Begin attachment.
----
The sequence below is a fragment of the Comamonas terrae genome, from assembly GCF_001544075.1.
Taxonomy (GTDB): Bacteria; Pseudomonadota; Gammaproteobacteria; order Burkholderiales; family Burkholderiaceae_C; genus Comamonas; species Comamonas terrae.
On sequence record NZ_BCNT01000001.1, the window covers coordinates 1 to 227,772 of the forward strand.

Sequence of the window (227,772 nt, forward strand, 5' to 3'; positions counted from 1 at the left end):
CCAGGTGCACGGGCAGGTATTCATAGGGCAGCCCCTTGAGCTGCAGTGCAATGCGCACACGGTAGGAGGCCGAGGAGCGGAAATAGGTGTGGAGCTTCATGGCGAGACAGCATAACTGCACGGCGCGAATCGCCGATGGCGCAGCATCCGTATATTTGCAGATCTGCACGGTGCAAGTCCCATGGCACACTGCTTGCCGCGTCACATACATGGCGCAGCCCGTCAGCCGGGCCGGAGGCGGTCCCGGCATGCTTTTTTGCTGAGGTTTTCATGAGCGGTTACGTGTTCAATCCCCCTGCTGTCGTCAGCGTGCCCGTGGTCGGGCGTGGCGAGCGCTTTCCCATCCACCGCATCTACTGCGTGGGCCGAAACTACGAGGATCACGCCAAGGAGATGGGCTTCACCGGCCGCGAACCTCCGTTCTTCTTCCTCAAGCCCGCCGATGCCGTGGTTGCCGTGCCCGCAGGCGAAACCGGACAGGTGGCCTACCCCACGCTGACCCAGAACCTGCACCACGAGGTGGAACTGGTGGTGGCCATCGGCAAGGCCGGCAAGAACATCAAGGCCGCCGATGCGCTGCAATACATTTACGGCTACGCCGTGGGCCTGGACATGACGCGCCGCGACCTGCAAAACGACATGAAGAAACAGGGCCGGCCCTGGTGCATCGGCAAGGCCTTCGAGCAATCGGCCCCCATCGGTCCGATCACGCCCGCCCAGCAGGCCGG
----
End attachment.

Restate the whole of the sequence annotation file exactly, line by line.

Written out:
The sequence below is a fragment of the Comamonas terrae genome, from assembly GCF_001544075.1.
Taxonomy (GTDB): Bacteria; Pseudomonadota; Gammaproteobacteria; order Burkholderiales; family Burkholderiaceae_C; genus Comamonas; species Comamonas terrae.
On sequence record NZ_BCNT01000001.1, the window covers coordinates 1 to 227,772 of the forward strand.

Sequence of the window (227,772 nt, forward strand, 5' to 3'; positions counted from 1 at the left end):
CCAGGTGCACGGGCAGGTATTCATAGGGCAGCCCCTTGAGCTGCAGTGCAATGCGCACACGGTAGGAGGCCGAGGAGCGGAAATAGGTGTGGAGCTTCATGGCGAGACAGCATAACTGCACGGCGCGAATCGCCGATGGCGCAGCATCCGTATATTTGCAGATCTGCACGGTGCAAGTCCCATGGCACACTGCTTGCCGCGTCACATACATGGCGCAGCCCGTCAGCCGGGCCGGAGGCGGTCCCGGCATGCTTTTTTGCTGAGGTTTTCATGAGCGGTTACGTGTTCAATCCCCCTGCTGTCGTCAGCGTGCCCGTGGTCGGGCGTGGCGAGCGCTTTCCCATCCACCGCATCTACTGCGTGGGCCGAAACTACGAGGATCACGCCAAGGAGATGGGCTTCACCGGCCGCGAACCTCCGTTCTTCTTCCTCAAGCCCGCCGATGCCGTGGTTGCCGTGCCCGCAGGCGAAACCGGACAGGTGGCCTACCCCACGCTGACCCAGAACCTGCACCACGAGGTGGAACTGGTGGTGGCCATCGGCAAGGCCGGCAAGAACATCAAGGCCGCCGATGCGCTGCAATACATTTACGGCTACGCCGTGGGCCTGGACATGACGCGCCGCGACCTGCAAAACGACATGAAGAAACAGGGCCGGCCCTGGTGCATCGGCAAGGCCTTCGAGCAATCGGCCCCCATCGGTCCGATCACGCCCGCCCAGCAGGCCGG